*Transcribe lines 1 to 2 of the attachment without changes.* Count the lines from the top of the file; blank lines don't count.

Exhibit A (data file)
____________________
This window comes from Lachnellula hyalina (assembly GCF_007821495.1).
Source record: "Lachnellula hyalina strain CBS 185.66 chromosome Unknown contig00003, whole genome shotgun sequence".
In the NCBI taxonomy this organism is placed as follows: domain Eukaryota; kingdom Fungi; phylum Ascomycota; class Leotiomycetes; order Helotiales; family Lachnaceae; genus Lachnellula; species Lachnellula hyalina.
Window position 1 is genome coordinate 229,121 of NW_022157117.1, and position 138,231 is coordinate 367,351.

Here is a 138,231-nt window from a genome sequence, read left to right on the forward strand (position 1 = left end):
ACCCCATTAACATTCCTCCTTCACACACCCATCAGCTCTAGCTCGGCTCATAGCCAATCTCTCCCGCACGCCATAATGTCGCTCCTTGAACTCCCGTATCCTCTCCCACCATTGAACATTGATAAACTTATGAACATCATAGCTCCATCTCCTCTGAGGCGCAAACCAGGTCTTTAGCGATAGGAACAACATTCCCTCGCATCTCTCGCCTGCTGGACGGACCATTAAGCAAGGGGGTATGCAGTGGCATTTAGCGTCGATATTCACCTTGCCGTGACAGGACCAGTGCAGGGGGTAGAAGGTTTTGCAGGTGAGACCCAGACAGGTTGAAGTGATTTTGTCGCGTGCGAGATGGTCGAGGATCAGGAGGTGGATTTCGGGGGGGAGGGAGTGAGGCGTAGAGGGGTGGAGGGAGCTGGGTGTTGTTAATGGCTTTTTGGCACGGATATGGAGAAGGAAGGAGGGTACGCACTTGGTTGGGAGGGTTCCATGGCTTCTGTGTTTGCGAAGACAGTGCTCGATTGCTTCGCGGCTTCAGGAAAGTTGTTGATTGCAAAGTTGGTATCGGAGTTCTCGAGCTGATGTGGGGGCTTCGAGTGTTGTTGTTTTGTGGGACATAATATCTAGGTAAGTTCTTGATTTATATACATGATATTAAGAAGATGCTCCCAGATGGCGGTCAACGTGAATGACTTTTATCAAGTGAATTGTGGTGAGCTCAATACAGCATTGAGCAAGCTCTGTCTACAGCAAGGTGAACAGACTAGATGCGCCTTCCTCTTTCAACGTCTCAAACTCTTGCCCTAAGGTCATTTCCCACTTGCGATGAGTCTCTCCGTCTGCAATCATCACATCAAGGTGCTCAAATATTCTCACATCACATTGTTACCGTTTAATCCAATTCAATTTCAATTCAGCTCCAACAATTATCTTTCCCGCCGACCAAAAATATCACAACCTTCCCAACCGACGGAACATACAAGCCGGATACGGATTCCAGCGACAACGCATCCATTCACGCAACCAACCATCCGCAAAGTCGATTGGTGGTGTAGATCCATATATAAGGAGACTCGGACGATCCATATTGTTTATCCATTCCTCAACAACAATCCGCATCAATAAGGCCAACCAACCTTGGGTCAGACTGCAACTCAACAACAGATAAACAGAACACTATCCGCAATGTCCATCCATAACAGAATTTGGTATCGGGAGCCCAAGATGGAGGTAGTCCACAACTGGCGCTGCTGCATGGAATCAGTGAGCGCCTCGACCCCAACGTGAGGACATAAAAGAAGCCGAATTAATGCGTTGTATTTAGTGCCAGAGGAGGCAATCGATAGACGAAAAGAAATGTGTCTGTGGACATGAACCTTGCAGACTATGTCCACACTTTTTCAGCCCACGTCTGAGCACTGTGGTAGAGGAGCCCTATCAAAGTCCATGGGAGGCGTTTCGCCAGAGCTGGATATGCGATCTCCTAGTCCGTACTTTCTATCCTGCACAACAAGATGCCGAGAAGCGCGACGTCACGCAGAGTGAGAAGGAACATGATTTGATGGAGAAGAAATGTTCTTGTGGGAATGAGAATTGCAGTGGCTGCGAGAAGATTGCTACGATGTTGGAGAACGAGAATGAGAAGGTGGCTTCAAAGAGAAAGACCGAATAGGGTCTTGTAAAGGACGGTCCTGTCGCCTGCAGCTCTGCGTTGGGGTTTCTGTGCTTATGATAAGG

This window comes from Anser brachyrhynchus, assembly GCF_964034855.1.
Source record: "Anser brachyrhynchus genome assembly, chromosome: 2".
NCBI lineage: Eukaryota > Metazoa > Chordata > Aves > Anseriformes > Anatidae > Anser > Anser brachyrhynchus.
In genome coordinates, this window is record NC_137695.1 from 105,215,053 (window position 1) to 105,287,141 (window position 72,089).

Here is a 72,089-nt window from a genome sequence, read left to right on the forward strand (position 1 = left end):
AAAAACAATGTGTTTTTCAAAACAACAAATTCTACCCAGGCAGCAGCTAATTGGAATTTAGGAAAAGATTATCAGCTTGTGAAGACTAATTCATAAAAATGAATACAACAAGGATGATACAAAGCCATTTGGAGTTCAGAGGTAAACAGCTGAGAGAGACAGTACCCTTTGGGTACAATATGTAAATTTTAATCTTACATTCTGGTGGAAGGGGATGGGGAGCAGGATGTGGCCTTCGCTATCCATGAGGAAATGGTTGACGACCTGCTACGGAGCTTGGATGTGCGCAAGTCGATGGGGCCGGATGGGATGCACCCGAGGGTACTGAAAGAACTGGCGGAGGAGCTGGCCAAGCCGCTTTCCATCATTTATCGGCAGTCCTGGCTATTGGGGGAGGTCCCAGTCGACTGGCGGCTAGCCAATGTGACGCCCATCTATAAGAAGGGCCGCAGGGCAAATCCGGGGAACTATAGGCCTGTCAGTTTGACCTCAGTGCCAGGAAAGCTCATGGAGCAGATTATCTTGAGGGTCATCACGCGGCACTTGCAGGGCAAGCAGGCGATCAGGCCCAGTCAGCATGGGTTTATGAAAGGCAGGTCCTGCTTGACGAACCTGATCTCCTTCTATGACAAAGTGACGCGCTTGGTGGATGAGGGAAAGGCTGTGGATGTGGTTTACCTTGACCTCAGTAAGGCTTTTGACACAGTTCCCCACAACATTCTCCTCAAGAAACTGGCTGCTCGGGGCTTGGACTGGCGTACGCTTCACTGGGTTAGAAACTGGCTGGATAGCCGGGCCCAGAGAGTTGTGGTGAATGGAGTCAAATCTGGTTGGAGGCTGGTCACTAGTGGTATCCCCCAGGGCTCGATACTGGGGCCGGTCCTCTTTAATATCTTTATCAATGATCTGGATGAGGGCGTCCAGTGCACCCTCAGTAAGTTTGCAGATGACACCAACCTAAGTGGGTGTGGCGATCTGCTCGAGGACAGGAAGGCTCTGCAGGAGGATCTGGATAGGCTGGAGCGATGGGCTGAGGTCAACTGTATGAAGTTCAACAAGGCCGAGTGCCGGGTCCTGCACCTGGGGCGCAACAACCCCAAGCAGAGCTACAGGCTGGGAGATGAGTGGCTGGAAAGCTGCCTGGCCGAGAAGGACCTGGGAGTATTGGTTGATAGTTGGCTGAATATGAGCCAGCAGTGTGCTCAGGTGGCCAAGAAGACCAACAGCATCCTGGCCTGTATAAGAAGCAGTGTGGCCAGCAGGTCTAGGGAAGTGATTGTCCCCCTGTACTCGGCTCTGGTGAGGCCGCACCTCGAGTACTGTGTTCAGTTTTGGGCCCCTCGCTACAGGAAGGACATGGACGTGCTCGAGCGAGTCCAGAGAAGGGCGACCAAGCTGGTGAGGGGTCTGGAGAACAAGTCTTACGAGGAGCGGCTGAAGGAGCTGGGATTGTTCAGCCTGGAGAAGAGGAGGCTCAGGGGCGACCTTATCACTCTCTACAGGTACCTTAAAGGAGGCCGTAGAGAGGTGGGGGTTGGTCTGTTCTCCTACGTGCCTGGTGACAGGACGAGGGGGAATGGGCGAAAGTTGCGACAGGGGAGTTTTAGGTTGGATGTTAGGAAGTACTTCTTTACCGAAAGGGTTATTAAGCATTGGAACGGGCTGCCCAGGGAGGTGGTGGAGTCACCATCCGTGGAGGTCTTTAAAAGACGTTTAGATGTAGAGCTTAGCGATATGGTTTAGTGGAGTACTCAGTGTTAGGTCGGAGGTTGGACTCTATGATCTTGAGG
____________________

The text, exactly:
This window comes from Lachnellula hyalina (assembly GCF_007821495.1).
Source record: "Lachnellula hyalina strain CBS 185.66 chromosome Unknown contig00003, whole genome shotgun sequence".